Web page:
Day #7 - Nov. 12, 2016
LTY DAILY STATS: (I’ll use this same list each day for those of you who like to keep track and experience the sail a bit more this way)
LTY (local Fiji) time: 17:45 Nov 12th, 2016 (LTY time/NZ time = UTC +12)
LOCATION: about 870nm south of west end of Fiji
POSITION: 30 27.821 S 173 10.356 E (can cut & paste into Google Earth)
SOG: 6.1 kts = 60 degrees over Stbd bow
SEAS/Swell: 3m & confused out of the SE
WEATHER: Winds and waves continued to build all night with one gust over 50kts and seas over 3m. But now starting to ease off slightly as evening approaches.
SAILS: VERY heavily reefed main & genoa (furled in to be very small)
AIR TEMP: 63.9F 17.7C
SEA TEMP: 73F 22.7C
DISTANCE TRAVELED last 24 hrs: 137nm
APROXIMATE DISTANCE to go to OPUA: about 330nm
DAY #7 MOTHER NATURE’s SMACKDOWN!
I LOVE Mother Nature! I can’t count the number of ways but I can tell you that one of them is how effective she is at keeping me humble and balanced. She reminded me of this again today.
I’ve been waxing poetic about how fabulous our sailing has been the past few days with the wind and the waves right behind us and our two sails poled out “wing on wing” one on each side. Mother Nature also threw in bright sunny days and a big moon to add to the positive effect and the ride has been fabulous. Until it wasn’t.
We had been dashing downwind as I’ve been describing and it continued after dinner last night and on through the rest of the night. The winds and the seas were high, winds about 25+ and seas building up to 3 meters but with both wind and seas directly behind us, they combined to give us this rolling magic carpet ride you’ve been reading all about, ad nauseum no doubt! As the winds started to build up to 30 we reefed in the main to be less than half its full size and reefed the Genoa in even more to give us a very well controlled, comfortable but still fast ride south. However about 4am this morning, a bit later than the usual 2am schedule such things seem to always happen, we got hit by a very big gust out of nowhere that took wind speeds gusting up over 50 and ……………………………..BANG!, like someone shot a revolver in your ear, one of the blocks on our preventer system blew out and set off a whole chain reaction of fun events. The preventer is a line on a 6:1 block and tackle that we use when we want to have he boom moved out as far sideways as possible in these downwind conditions. However when you do so there is a danger that when the boat rolls, the wind could catch the front side of the sail and suddenly swing the boom the opposite direction. Quite easy to “prevent” hence the name by using the preventer to keep the boom pulled forward and unable to move back. We run the preventer from the underside of the boom down to one of the big bollards/cleats about midships and cinch it down nice and tight pulling against the regular mainsheet lines on the opposite side such that the boom is now locked solidly in this position and can’t move. Works great, till it doesn’t!
When the preventer broke the boom now swung very quickly over towards the opposite port side but fortunately with the unusual way we have rigged up a double main sheet system, it was only able to move about 25 degrees back towards center but it did so VERY quickly. In and of itself, not big deal but with the winds now staying up in the high 40’s to 50’s and in 3+ meter seas, things got interesting for awhile as Learnativity rounded up into these big winds and seas which overpowered the rudder and we can’t correct. This too is not that big a deal except that the genoa (sail on the front) is no longer filled and is flailing wildly in these high winds. The sail is like a rag in the mouth of a very big angry dog who is shaking the living $%& out of it with unbelievable force, speed and noise. To make things even more interesting, we have it poled out from the end of the spinnaker pole so it is all the trickier to get this sail furled in. But we do so as quickly as we can, also get the boom and main sail under control and pulled back in closer to center and fire up the motor to give us the power to take control of steering instead of having Mother Nature and the winds controlling our direction. So we now have the boat under control and safe, now time to check out the consequences of all this action out on deck.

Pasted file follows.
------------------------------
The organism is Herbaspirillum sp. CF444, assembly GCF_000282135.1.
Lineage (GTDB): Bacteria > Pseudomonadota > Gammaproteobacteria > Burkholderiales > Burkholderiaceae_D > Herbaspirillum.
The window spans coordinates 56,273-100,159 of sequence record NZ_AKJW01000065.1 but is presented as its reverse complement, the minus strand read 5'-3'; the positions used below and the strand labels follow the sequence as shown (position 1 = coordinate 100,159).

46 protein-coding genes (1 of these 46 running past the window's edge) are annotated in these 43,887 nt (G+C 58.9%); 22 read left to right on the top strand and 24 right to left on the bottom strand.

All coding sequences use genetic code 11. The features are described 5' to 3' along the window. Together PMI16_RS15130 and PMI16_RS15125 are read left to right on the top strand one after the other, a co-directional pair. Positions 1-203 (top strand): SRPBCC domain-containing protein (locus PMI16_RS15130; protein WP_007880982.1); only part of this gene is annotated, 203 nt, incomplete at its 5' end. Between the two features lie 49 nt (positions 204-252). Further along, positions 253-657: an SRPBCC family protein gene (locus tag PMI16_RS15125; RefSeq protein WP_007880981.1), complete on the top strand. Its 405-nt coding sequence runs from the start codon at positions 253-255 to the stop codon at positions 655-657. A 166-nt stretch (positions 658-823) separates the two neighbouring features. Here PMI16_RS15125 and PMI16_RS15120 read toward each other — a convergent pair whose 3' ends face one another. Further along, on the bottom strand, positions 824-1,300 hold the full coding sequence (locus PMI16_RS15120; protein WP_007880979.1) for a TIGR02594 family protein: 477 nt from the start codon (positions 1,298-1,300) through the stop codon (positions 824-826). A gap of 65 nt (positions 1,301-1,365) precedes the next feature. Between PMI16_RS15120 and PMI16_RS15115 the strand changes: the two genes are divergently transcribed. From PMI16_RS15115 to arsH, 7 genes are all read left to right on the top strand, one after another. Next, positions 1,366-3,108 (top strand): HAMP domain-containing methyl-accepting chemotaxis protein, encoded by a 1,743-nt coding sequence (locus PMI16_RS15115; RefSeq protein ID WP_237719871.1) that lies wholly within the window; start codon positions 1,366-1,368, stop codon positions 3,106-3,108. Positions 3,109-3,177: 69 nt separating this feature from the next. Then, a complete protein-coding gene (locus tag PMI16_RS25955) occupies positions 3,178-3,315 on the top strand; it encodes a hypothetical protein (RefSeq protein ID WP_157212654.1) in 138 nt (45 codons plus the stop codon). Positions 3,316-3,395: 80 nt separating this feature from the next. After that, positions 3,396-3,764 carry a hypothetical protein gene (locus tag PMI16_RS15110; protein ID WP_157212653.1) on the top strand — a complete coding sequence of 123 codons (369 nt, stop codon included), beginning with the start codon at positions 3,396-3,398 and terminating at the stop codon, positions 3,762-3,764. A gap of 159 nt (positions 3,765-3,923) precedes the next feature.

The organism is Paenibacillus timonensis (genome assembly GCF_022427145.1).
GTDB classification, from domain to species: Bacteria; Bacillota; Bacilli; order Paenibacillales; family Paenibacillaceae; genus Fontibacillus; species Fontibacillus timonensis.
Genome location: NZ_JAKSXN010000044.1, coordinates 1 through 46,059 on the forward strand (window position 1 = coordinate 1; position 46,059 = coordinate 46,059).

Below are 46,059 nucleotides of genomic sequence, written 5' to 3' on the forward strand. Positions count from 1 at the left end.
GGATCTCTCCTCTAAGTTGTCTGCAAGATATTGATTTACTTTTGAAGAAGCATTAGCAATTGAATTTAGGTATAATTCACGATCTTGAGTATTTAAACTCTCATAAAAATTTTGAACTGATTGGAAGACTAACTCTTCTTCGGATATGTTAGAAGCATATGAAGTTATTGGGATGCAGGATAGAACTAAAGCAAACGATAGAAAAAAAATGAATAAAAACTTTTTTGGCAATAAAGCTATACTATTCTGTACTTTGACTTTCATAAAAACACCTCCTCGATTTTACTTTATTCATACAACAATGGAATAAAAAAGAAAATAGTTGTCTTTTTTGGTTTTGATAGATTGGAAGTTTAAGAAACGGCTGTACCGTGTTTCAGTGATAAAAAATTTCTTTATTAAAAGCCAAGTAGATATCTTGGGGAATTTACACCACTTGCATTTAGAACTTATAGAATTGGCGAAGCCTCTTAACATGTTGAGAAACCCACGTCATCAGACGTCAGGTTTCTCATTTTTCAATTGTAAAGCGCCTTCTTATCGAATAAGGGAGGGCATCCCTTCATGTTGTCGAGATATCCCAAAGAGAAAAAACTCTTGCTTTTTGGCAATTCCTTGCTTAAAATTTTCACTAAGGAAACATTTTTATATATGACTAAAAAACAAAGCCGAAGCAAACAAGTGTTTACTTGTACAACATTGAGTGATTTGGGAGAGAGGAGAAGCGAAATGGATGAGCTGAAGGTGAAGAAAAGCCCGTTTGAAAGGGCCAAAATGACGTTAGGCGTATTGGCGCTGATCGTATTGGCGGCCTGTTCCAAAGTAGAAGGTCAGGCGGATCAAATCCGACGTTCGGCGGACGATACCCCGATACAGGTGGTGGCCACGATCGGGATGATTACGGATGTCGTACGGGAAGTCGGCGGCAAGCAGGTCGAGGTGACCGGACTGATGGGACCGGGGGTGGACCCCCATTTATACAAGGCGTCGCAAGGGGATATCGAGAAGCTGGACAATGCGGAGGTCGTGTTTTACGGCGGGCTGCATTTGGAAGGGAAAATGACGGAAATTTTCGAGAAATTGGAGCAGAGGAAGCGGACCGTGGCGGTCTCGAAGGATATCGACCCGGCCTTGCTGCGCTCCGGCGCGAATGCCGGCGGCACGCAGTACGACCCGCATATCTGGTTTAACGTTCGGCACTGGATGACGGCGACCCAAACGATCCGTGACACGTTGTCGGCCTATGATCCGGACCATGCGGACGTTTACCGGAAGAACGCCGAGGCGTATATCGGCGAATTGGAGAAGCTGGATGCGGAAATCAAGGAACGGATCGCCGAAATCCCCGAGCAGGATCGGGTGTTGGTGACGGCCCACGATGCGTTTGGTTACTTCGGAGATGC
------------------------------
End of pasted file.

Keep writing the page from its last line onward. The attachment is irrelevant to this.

Normally quite easy to do but in the dark and with the boat pitching and rolling like a wild bronco and these big winds and seas blasting all around, it makes it a bit more challenging to make your way around out on deck and fix things. However I’ve got lots of practice with this, as you faithful followers all know, so out I go for this latest adventure. We’ve been able to reef in the big Genoa but there appears to be some damage to it with some bits and pieces flapping around it as it is all rolled up on the furler. Can’t see just what is wrong in the dark and not something we need to deal with now, so I leave it till morning and pleased to say that it turns out to be just a severed leech tension line with its normally Velcro’d on cover out flapping. Easy to fix when we get to Opua. The sheets or lines that pull the clew of the sail aft are a different story as the whipping has turned them into a huge spaghetti like tangle that is now whipping around near the end of the spinnaker pole. Again, normally bringing in the spinnaker pole is something you do in light winds and is very easy, but wrestling this 23 foot long 4 ½ inch diameter pipe back onto the boat and locked in place vertically up the front of the mast is a slightly different technique in these winds, washing waves and rollicking deck. Fortunately, so to speak, this isn’t the first time I’ve needed to do this and so I prevail once again and manage to raise it up the mast on its mast end car, pull the outer end back onto the boat, up over the lifelines, release the tangled mess of sheets from the end jaws and get the pole locked back into place against the forward side of the mast. OK, what’s the next challenge?